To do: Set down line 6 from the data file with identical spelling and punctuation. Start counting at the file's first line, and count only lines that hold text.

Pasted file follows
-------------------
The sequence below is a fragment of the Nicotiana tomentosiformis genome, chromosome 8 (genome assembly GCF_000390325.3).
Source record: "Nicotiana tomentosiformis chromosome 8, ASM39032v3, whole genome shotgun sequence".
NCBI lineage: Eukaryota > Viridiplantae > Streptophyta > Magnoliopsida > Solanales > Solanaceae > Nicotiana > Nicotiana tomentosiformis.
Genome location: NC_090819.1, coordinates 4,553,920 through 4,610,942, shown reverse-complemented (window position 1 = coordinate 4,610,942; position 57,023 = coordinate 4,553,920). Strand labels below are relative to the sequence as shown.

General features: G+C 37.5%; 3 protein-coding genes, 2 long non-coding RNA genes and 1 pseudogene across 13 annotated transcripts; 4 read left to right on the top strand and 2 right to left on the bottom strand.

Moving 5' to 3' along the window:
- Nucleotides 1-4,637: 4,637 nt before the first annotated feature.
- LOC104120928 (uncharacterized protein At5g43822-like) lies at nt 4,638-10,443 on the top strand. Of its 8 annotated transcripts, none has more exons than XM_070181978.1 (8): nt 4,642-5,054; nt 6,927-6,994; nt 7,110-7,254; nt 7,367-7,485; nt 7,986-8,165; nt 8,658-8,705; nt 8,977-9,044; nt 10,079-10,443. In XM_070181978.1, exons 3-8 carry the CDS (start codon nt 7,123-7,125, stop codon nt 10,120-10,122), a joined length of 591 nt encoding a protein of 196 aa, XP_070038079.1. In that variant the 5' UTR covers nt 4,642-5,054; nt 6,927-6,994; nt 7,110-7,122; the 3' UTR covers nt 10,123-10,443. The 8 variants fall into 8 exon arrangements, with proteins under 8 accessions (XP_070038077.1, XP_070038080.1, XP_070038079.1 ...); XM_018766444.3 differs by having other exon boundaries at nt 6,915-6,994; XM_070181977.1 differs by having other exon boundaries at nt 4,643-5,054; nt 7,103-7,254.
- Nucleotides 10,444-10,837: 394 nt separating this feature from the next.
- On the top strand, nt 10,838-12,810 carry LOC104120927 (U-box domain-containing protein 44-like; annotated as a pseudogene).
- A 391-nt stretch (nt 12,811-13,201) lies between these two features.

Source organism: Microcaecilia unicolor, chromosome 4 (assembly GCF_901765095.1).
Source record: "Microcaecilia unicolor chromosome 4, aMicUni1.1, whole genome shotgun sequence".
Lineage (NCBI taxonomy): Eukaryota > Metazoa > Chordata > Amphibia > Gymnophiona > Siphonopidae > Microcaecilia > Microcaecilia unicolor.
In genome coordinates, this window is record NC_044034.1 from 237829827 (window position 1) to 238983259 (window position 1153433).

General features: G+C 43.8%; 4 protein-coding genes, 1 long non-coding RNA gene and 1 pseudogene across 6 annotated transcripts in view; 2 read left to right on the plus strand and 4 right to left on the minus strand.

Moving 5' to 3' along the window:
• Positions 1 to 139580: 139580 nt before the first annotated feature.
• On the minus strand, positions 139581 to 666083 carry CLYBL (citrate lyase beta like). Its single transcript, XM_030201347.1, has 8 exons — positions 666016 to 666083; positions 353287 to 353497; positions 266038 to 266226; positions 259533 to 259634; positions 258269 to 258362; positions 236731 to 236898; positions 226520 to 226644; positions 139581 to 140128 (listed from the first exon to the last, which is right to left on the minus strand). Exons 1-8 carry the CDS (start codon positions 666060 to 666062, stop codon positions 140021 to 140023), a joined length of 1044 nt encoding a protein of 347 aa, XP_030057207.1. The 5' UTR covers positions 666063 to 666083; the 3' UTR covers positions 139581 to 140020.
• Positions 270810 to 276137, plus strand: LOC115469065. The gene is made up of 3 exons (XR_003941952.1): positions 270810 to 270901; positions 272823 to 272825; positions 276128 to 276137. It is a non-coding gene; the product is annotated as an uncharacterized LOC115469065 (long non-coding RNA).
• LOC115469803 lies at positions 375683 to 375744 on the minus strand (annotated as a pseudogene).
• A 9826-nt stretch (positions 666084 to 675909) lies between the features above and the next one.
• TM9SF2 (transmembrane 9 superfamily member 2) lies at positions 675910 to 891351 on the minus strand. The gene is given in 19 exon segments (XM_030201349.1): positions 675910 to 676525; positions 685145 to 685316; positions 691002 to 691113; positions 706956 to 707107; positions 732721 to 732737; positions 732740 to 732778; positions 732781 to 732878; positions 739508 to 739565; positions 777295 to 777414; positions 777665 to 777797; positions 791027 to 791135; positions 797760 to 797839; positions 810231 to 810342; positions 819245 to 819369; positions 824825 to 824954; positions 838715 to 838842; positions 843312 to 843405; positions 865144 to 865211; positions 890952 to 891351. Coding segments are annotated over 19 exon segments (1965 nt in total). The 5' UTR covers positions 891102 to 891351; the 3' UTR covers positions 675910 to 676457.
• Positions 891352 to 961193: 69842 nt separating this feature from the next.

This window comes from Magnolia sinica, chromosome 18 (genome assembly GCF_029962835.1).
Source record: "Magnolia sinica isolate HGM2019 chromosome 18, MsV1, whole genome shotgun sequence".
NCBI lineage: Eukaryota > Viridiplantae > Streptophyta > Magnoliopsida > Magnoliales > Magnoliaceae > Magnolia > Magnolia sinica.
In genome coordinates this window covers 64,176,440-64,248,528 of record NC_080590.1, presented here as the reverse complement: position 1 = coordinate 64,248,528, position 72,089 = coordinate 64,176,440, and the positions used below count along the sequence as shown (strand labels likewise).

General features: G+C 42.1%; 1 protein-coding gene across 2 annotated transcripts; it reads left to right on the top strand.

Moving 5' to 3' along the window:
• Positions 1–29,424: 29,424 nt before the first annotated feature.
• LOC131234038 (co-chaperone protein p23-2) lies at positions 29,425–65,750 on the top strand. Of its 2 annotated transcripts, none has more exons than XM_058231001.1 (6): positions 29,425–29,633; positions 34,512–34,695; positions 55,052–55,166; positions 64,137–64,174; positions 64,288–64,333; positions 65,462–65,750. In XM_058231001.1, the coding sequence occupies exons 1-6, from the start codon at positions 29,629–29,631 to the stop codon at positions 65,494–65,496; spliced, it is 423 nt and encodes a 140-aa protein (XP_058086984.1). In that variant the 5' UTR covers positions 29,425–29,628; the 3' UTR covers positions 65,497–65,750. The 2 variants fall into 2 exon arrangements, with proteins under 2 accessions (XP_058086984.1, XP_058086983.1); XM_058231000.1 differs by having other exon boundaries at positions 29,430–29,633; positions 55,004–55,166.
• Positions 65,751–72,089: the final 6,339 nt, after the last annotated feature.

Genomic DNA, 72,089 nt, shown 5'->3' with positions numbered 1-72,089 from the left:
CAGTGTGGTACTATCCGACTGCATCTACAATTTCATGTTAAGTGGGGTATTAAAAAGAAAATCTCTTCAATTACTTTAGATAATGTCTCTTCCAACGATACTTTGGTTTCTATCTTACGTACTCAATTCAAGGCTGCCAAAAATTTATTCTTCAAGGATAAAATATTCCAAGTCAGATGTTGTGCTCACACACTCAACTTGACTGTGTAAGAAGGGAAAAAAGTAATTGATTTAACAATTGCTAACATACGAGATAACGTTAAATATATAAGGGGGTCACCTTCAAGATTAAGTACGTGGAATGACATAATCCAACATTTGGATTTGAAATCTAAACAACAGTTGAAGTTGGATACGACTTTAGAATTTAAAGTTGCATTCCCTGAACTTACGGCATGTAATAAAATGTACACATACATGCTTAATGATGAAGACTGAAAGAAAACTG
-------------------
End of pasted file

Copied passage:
Moving 5' to 3' along the window: